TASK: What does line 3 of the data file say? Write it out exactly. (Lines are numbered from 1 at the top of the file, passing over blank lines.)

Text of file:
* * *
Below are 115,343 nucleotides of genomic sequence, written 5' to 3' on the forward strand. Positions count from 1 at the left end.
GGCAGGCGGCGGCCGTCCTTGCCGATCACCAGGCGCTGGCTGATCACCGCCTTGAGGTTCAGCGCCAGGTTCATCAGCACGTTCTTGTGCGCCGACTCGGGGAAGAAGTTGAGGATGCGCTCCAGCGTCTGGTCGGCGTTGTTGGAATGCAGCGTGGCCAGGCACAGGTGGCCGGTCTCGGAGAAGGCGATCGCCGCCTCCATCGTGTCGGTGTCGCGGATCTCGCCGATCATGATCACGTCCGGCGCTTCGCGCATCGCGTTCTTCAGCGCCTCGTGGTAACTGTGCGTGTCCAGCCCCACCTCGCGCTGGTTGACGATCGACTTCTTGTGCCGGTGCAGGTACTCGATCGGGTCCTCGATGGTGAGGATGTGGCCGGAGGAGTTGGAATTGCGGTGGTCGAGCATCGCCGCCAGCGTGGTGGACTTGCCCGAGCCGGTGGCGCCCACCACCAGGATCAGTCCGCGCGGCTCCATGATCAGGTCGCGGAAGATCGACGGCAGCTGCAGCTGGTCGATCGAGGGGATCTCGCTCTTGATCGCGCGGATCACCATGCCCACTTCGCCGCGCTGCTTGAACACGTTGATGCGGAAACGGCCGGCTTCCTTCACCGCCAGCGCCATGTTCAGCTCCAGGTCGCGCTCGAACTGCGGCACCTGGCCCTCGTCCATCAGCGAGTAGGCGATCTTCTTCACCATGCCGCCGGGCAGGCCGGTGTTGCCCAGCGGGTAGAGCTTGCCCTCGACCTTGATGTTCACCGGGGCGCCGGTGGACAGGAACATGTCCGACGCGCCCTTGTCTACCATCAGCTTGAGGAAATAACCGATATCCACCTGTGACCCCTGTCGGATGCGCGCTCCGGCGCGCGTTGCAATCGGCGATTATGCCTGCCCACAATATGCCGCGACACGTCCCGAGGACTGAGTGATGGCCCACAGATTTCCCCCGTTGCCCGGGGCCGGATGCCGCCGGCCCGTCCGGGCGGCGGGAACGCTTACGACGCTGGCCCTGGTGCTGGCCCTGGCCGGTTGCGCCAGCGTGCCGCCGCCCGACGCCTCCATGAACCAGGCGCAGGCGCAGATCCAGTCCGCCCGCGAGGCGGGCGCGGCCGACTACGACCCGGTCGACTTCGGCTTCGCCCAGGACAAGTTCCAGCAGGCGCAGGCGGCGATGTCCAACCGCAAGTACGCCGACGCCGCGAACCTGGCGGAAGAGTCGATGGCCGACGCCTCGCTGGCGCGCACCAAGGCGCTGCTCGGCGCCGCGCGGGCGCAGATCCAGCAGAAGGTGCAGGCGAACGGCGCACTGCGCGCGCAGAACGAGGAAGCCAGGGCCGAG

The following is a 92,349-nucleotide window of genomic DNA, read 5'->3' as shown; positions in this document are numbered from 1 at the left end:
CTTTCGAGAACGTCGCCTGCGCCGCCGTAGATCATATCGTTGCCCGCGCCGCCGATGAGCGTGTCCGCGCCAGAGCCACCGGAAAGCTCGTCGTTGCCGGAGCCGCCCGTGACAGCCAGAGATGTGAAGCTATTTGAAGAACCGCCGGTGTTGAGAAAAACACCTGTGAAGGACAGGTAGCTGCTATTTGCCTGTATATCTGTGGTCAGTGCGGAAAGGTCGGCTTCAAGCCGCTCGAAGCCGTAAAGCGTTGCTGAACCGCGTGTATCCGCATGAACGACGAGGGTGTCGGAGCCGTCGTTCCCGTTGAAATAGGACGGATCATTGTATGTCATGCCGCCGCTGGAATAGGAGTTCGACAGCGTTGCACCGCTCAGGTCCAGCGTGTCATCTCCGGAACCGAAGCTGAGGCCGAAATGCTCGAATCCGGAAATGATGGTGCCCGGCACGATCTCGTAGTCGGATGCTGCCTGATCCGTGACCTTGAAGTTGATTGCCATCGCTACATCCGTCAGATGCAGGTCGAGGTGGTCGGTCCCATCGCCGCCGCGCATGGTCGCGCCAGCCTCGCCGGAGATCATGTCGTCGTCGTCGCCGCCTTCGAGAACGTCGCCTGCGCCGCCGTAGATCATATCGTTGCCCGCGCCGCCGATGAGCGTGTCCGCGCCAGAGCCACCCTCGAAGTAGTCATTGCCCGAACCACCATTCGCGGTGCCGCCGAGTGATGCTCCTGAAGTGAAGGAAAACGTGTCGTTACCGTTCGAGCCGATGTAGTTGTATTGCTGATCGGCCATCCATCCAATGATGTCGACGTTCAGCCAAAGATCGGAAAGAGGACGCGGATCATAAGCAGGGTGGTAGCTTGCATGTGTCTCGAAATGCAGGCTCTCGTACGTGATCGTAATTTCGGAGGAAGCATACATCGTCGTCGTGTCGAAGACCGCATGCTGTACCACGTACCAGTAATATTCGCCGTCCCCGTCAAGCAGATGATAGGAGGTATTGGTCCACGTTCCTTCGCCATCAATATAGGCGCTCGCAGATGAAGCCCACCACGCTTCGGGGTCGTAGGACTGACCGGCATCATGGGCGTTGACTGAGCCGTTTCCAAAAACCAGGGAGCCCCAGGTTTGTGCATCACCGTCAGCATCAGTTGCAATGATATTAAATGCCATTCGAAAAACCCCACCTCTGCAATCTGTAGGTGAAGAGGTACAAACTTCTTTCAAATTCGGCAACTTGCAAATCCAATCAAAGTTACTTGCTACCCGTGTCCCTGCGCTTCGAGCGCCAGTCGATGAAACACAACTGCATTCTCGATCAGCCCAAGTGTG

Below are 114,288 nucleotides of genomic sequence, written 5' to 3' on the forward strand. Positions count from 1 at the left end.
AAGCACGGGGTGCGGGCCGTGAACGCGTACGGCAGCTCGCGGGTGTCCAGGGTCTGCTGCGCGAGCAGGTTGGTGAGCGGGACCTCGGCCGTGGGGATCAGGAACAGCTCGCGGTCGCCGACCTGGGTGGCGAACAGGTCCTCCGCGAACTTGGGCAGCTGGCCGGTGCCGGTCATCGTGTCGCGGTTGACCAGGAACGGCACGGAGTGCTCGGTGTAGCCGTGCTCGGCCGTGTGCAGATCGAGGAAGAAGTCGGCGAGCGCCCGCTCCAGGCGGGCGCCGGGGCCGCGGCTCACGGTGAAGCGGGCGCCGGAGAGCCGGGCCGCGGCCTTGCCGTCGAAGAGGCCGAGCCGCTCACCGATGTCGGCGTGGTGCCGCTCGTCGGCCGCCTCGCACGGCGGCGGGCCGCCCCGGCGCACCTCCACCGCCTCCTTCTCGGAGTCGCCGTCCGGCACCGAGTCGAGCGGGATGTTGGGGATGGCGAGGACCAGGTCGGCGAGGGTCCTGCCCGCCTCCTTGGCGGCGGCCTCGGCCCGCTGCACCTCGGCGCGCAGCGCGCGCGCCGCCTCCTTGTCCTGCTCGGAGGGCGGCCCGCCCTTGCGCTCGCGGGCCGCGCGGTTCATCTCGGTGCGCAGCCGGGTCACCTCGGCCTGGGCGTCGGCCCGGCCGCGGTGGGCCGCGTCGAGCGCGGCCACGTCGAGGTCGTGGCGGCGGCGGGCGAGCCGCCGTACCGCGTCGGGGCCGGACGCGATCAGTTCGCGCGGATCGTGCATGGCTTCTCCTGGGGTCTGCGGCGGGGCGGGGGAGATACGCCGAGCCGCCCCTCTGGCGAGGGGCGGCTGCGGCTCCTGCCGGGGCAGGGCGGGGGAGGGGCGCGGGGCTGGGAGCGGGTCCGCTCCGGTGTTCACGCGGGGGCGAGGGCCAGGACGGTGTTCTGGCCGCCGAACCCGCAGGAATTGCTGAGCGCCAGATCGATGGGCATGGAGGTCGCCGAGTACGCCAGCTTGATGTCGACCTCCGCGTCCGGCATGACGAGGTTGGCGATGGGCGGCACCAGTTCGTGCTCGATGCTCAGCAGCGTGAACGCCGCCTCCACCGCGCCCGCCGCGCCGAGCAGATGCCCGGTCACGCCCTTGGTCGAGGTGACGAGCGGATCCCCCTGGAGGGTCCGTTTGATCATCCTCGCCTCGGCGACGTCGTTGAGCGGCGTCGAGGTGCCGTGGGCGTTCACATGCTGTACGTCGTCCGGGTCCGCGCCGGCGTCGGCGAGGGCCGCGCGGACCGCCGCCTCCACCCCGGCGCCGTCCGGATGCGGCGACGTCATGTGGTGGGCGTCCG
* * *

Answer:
The following is a 92,349-nucleotide window of genomic DNA, read 5'->3' as shown; positions in this document are numbered from 1 at the left end: